Gardening in a Grid (1)


The Benefits of Square-foot/Grid Gardening in a Raised Bed

  • Growing period is extended by succession sowing
  • No glut of any one crop
  • Easier to manage – no digging
  • Helps nature by using companion planting
  • Sow green manure after crops, avoiding chemicals
  • Crop-rotation prevents spread of disease
  • Legumes fix nitrogen in the soil for the next crop to use
  • Diseases will not affect the whole crop if it is spread out
  • It will look pretty

How to Plant

Thankfully, someone else has already worked out the optimum number of plants/seeds for (almost) any vegetable and soft fruit.  Information is readily available on the internet, but I also use the book Grow all you can eat in 3 square feet as my go-to source.  I bought a cheap copy from Amazon.

It doesn’t matter if your bed is long and thin or short and wide, as long as you can reach all the squares without standing on the soil or over-reaching.

Each square foot (in reality one-foot-square) will hold this number of plants:

One only – potato, pepper, aubergine, celeriac, celery, Florence fennel, cauliflower, broccoli, Brussels Sprouts, kale

Four – chard, kohlrabi – I’d add runner or climbing beans in here trained up a  4-cane wigwam, one bean per cane.

Eight – peas – plant more if you just want pea-shoots, and use pea-sticks for support (fine bushy twigs)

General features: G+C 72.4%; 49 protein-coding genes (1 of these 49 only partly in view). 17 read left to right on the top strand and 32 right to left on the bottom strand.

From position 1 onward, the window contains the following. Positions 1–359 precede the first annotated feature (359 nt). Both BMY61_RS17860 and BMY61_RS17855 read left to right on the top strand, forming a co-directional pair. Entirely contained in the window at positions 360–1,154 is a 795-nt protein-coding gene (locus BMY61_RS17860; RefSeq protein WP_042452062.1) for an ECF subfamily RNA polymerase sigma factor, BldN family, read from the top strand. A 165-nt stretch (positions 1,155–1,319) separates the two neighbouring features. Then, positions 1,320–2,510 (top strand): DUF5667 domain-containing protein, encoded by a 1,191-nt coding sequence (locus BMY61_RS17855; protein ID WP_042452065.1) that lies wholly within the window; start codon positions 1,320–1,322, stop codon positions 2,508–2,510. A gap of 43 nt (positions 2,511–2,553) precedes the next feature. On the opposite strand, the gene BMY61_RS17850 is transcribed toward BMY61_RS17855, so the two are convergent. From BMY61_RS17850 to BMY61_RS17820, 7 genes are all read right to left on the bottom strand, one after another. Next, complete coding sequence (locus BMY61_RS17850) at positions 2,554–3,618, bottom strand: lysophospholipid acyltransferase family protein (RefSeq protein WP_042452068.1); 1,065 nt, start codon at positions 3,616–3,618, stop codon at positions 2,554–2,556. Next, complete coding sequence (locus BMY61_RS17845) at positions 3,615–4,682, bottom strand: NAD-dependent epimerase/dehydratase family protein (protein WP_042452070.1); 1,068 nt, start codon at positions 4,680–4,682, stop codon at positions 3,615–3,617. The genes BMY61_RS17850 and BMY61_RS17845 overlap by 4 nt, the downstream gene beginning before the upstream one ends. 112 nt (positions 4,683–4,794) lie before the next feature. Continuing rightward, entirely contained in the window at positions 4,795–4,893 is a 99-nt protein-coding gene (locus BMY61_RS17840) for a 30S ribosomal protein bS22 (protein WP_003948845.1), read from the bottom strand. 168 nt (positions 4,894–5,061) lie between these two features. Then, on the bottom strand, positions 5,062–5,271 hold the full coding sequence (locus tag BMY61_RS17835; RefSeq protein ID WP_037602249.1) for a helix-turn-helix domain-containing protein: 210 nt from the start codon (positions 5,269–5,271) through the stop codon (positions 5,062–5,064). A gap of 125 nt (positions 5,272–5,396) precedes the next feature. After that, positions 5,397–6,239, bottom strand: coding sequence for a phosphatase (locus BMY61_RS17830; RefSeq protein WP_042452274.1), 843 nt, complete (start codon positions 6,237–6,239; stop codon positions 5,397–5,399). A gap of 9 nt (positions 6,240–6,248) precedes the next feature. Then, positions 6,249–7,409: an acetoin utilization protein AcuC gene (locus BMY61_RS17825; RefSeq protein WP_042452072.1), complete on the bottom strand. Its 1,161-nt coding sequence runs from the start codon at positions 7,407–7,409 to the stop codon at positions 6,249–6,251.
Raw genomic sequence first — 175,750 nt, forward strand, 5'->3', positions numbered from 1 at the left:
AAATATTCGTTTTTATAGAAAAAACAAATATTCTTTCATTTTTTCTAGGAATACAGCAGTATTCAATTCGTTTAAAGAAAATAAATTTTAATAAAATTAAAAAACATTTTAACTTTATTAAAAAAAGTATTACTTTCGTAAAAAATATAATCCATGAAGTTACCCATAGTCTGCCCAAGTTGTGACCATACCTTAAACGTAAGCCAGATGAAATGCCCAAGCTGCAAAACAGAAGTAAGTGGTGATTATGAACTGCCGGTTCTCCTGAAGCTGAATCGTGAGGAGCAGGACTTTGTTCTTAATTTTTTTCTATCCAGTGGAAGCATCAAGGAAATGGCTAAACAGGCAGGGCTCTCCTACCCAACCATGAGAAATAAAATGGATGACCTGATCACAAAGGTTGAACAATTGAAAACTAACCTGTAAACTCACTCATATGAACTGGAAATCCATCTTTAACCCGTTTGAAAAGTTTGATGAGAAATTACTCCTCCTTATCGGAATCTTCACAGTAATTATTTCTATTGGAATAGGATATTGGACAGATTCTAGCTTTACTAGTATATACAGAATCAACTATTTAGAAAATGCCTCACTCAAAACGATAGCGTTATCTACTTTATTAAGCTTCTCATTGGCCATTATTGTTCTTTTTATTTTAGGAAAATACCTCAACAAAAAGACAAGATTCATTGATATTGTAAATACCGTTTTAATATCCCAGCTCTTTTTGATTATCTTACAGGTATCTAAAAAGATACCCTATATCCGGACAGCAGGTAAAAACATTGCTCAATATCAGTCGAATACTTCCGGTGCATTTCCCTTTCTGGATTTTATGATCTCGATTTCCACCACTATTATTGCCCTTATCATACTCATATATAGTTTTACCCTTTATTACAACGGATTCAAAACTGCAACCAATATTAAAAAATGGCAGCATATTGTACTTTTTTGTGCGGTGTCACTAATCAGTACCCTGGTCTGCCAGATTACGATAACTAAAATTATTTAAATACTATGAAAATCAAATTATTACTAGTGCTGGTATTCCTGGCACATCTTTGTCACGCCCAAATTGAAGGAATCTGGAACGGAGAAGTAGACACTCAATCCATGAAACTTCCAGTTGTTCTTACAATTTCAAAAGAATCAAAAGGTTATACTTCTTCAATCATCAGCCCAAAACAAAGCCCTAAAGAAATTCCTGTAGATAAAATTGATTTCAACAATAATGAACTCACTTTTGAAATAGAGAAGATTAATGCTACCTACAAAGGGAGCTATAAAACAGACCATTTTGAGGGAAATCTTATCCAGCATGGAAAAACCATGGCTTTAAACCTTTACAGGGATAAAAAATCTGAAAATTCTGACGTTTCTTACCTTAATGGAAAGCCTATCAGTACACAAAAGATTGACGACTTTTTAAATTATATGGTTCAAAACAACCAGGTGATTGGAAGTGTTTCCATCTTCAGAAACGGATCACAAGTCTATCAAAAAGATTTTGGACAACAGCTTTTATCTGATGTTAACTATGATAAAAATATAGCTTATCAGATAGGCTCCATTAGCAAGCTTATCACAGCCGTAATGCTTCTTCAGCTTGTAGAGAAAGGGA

Nine – turnips, garlic, beetroot,

Twelve – onions

Sixteen  – radish, carrots, parsnip,

So a bed of sixteen squares could be all potatoes and related plant types – first and second earlies, plus maincrop, 1 row of 4 squares for each( that’s 12), plus peppers and aubergines in the final row. Tomatoes are also related – one per square.

Crops that don’t fit into the usual crop-rotation plan, such as sweet-corn (which must be planted in a grid), and squashes (which like to spread themselves about), can be planted together – one each per square. Add a climbing or runner bean into the mix and the bean will be supported by the corn, the Three Sisters method (you don’t have to have a grid garden to try this).

I’ll copy this information onto a separate Page and add to it as I find more information.

Negatives (but not very)

  • Careful planning is essential
  • Start crops early in the greenhouse
  • Labelling is essential – or you’re lost
  • Can’t deviate from the plan
  • Crop failures more noticeable
  • There may not be enough of the crops you like
  • You may be tempted to grow crops you don’t like
  • Some crops will require more watering than others
  • You will need to use something – such as a large plant pot with the bottom removed, or tomato grow-bag rings – around each potato plant to ‘earth it up’. Some gardeners use car tyres for this purpose.


If you grow vegetables using either raised beds, grid gardening – or a combination of both – what tips do you have to maximise your yield and reduce the work?

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